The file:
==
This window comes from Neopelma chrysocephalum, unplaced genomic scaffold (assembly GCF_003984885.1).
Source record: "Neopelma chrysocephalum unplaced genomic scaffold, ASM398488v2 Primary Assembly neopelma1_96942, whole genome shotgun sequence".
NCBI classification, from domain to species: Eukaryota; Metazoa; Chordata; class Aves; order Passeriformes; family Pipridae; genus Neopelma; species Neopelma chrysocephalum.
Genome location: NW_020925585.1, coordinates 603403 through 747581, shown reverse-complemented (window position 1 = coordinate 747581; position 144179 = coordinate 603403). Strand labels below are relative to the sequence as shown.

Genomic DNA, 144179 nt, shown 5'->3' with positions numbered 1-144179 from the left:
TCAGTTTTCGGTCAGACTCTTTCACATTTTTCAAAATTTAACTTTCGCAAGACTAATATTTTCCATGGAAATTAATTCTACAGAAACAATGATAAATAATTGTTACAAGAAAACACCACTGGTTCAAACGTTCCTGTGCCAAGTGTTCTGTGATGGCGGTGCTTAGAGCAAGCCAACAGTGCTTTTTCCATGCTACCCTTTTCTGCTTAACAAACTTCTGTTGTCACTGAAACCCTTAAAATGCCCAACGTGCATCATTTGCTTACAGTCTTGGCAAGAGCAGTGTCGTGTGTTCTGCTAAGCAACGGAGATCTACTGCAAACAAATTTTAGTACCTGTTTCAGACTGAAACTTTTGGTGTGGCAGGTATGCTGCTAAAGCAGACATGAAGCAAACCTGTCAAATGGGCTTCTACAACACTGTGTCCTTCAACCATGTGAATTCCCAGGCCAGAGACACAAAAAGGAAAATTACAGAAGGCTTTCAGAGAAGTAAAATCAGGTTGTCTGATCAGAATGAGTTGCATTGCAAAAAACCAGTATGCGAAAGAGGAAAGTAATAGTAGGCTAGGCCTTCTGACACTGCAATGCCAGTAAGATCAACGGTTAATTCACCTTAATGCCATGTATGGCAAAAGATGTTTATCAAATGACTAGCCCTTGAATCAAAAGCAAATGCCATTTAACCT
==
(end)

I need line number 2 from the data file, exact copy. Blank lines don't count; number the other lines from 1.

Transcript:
Source record: "Neopelma chrysocephalum unplaced genomic scaffold, ASM398488v2 Primary Assembly neopelma1_96942, whole genome shotgun sequence".